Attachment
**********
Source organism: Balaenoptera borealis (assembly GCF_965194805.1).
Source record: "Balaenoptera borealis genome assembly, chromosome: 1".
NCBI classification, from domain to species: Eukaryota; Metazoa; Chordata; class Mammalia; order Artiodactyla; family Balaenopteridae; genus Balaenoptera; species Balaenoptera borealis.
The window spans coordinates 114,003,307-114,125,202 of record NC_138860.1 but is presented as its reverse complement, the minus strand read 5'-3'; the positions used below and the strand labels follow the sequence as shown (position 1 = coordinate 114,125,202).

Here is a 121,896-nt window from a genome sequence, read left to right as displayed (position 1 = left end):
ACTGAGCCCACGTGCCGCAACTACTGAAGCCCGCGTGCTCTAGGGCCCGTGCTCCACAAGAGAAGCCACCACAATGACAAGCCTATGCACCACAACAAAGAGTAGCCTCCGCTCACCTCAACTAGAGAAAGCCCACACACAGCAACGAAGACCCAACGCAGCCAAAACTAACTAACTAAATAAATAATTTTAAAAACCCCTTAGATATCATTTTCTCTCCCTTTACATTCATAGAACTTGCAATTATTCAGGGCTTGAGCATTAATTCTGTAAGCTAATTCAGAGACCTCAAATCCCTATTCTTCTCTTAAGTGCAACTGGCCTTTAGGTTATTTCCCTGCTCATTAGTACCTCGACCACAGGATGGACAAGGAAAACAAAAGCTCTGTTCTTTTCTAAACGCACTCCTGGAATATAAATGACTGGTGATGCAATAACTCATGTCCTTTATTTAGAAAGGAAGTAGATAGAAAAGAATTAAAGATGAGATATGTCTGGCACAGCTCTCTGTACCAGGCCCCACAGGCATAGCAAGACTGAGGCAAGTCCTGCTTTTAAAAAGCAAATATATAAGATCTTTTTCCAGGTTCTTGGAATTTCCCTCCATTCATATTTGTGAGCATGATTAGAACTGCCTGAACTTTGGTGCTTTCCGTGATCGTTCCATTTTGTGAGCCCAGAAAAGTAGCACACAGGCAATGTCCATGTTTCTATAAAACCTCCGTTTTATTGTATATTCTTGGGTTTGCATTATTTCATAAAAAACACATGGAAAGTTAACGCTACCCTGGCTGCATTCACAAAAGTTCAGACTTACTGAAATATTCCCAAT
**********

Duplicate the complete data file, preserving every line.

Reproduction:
Source organism: Balaenoptera borealis (assembly GCF_965194805.1).
Source record: "Balaenoptera borealis genome assembly, chromosome: 1".
NCBI classification, from domain to species: Eukaryota; Metazoa; Chordata; class Mammalia; order Artiodactyla; family Balaenopteridae; genus Balaenoptera; species Balaenoptera borealis.
The window spans coordinates 114,003,307-114,125,202 of record NC_138860.1 but is presented as its reverse complement, the minus strand read 5'-3'; the positions used below and the strand labels follow the sequence as shown (position 1 = coordinate 114,125,202).

Here is a 121,896-nt window from a genome sequence, read left to right as displayed (position 1 = left end):
ACTGAGCCCACGTGCCGCAACTACTGAAGCCCGCGTGCTCTAGGGCCCGTGCTCCACAAGAGAAGCCACCACAATGACAAGCCTATGCACCACAACAAAGAGTAGCCTCCGCTCACCTCAACTAGAGAAAGCCCACACACAGCAACGAAGACCCAACGCAGCCAAAACTAACTAACTAAATAAATAATTTTAAAAACCCCTTAGATATCATTTTCTCTCCCTTTACATTCATAGAACTTGCAATTATTCAGGGCTTGAGCATTAATTCTGTAAGCTAATTCAGAGACCTCAAATCCCTATTCTTCTCTTAAGTGCAACTGGCCTTTAGGTTATTTCCCTGCTCATTAGTACCTCGACCACAGGATGGACAAGGAAAACAAAAGCTCTGTTCTTTTCTAAACGCACTCCTGGAATATAAATGACTGGTGATGCAATAACTCATGTCCTTTATTTAGAAAGGAAGTAGATAGAAAAGAATTAAAGATGAGATATGTCTGGCACAGCTCTCTGTACCAGGCCCCACAGGCATAGCAAGACTGAGGCAAGTCCTGCTTTTAAAAAGCAAATATATAAGATCTTTTTCCAGGTTCTTGGAATTTCCCTCCATTCATATTTGTGAGCATGATTAGAACTGCCTGAACTTTGGTGCTTTCCGTGATCGTTCCATTTTGTGAGCCCAGAAAAGTAGCACACAGGCAATGTCCATGTTTCTATAAAACCTCCGTTTTATTGTATATTCTTGGGTTTGCATTATTTCATAAAAAACACATGGAAAGTTAACGCTACCCTGGCTGCATTCACAAAAGTTCAGACTTACTGAAATATTCCCAAT